What to Do in Philadelphia for Families

What to Do in Philadelphia for Families

Historical and artistic immersion awaits families in America’s first capital By: Keryn Means
<p>Performers in historic Elfreth’s Alley // © 2015 R.Kennedy for Visit Philadelphia</p><p>Feature image (above): Philadelphia’s skyline // © 2015...

Performers in historic Elfreth’s Alley // © 2015 R.Kennedy for Visit Philadelphia

Feature image (above): Philadelphia’s skyline // © 2015 M.Edlow for Visit Philadelphia

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Heed these road trip tips for families when hitting the road with little ones in tow.

The Details

Elfreth’s Alley

Hotel Monaco Philadelphia

Independence Hall

Liberty Bell

Please Touch Museum

Sabrina’s Cafe

Sister Cities Park

The Franklin Fountain

The Franklin Institute

Transformation doesn’t even begin to describe the revitalization that Philadelphia has seen in the past 15 years. As the area gentrifies and crime rates decrease, neighborhoods are turning into hubs for modern townhouses, bustling coffee shops, museums and galleries. Now is the time for families to visit the City of Brotherly Love to discover its history, culinary and art scenes and world-class museums.

Philadelphia has long been an easy city to get to and navigate using public transportation. Philadelphia International Airport offers direct flights to and from some 130 destinations in the U.S. and abroad. The Southeastern Pennsylvania Transportation Authority (SEPTA) bus, subway and rail systems make a rental car unnecessary, as long as families don’t mind a little walking and know how to read a map.

Parents interested in exposing their children to the latest art trends and techniques should take time to explore Philadelphia’s creative scene. First Friday in Old City combines colonial history and architecture with art, as galleries open their doors once a month to the public to share a few snacks and offer a glass of wine as guests peruse the shows.

Add a little historical magic to your trip with a stroll down Elfreth’s Alley, the nation’s oldest continuously inhabited residential street. Peek into the private homes that line the alley (they don’t mind; they’re used to it!) and pop into the museum to get a taste for life in the 1700s and 1800s.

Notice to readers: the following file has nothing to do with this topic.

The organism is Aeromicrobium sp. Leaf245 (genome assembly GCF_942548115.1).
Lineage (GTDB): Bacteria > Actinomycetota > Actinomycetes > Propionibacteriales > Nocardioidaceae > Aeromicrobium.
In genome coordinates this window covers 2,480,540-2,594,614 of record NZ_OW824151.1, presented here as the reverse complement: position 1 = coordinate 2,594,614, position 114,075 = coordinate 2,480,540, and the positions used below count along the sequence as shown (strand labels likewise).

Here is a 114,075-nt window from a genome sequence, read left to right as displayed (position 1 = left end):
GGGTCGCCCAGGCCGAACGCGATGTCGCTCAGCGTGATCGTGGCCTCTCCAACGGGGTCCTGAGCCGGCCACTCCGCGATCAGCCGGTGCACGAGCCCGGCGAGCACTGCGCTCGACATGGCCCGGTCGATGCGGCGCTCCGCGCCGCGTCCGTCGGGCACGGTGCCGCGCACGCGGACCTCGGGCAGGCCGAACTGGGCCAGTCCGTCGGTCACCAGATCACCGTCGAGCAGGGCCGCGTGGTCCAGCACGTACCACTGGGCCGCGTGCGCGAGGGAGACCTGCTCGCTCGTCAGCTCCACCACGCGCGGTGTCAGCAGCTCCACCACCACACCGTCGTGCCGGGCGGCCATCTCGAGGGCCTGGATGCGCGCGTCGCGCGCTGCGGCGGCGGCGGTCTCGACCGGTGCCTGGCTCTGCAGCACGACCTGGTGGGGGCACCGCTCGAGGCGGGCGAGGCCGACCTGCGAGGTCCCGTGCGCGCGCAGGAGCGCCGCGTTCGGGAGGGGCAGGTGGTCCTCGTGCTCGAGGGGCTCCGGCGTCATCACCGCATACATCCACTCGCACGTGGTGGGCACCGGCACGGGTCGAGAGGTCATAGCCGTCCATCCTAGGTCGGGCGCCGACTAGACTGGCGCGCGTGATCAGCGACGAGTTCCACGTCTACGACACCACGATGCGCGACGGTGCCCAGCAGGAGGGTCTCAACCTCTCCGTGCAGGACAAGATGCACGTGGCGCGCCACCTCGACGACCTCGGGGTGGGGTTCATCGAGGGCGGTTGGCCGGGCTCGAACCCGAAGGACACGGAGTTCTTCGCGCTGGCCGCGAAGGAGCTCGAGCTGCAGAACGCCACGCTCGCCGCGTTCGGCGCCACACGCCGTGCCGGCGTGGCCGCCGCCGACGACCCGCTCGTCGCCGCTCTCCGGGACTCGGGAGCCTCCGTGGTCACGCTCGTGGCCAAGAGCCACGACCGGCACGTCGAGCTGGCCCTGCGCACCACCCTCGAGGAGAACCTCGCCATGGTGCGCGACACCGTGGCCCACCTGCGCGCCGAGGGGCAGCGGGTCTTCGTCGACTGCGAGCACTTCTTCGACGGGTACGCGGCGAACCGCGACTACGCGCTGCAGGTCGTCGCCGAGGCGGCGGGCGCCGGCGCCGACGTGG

For more sweet history, kids will enjoy a trip to The Franklin Fountain, an old-fashioned soda shop creating sundae concoctions with locally made ice cream in seasonal flavors such as Jersey blueberry, as well as old standbys like cotton candy, rocky road and “Franklin Mint” chip.

If the kids are getting antsy to play, head up to Please Touch Museum in Fairmount Park, where little ones can literally touch everything in sight. Combine this trip with a stop at the Philadelphia Zoo, America’s oldest zoo and home to more than 1,300 creatures. If families have time, they can pop over to Smith Memorial Playground and Playhouse. This historical space has been encouraging unstructured creative play for 100-plus years. And best of all, it’s free.

To keep the grade school and teen crowd entertained, bring them to The Franklin Institute. This museum is great for kids of all ages but has a plethora of science-based activities that older kids really enjoy. Every member of the family can walk through the Giant Heart exhibition, a rite of passage at this museum.

To refuel for another fun-filled day, head to Sabrina’s Cafe for unpretentious but delicious meals such as scrambled eggs, bacon, challah French toast and huevos rancheros. The breakfast menu will satisfy any appetite, but be warned: This place fills up quickly on the weekends.

For a bit of outdoor fun, bring the kids to Sister Cities Park, just across from The Franklin Institute. Kids can splash around in the 1-foot-deep wading pool and water fountains while parents sip on chai lattes and Americanos from the connected Logan Square Cafe. A lifeguard is usually on duty to watch over kids, though children should not be left unattended.

No trip to Philadelphia would be complete without a day or two of American history immersion. See the Liberty Bell and its famous crack, walk the path of the founding fathers in Independence Hall and visit Betsy Ross’ house. Because they’re part of the National Park Service, both the Liberty Bell and Independence Hall offer free entrance, though you will need tickets to enter the latter.

After a long day of sightseeing, families can rest at Kimpton’s Hotel Monaco, located near Independence Hall and the Liberty Bell on Chestnut Street. Adults will love the funky decor, animal-print bathrobes and large suites. Kids will love that they can borrow a pet fish for their room and snag a toy from the treasure chest.

When to Go
An estimated 30 million-plus people (approx. 84,000 daily) move through Philadelphia International Airport each year. As one of US Airways’ hubs, the airport services major cities across the U.S. and around the globe, making it quick and easy to get to town. If traveling by car, families can take 95 straight north or south through the city. Parking outside of downtown is easy and rarely metered, and there are plenty of garages and hotel lots downtown.

Getting There
Don’t be fooled by its location above the Mason-Dixon line —Philadelphia can get hot and steamy in the summer. It also sees its fair share of snow in the winter. Late spring and early fall are the best times to visit. Plus, visitors can beat the summer crowds that come to this historic city to load up on American revolutionary knowledge.

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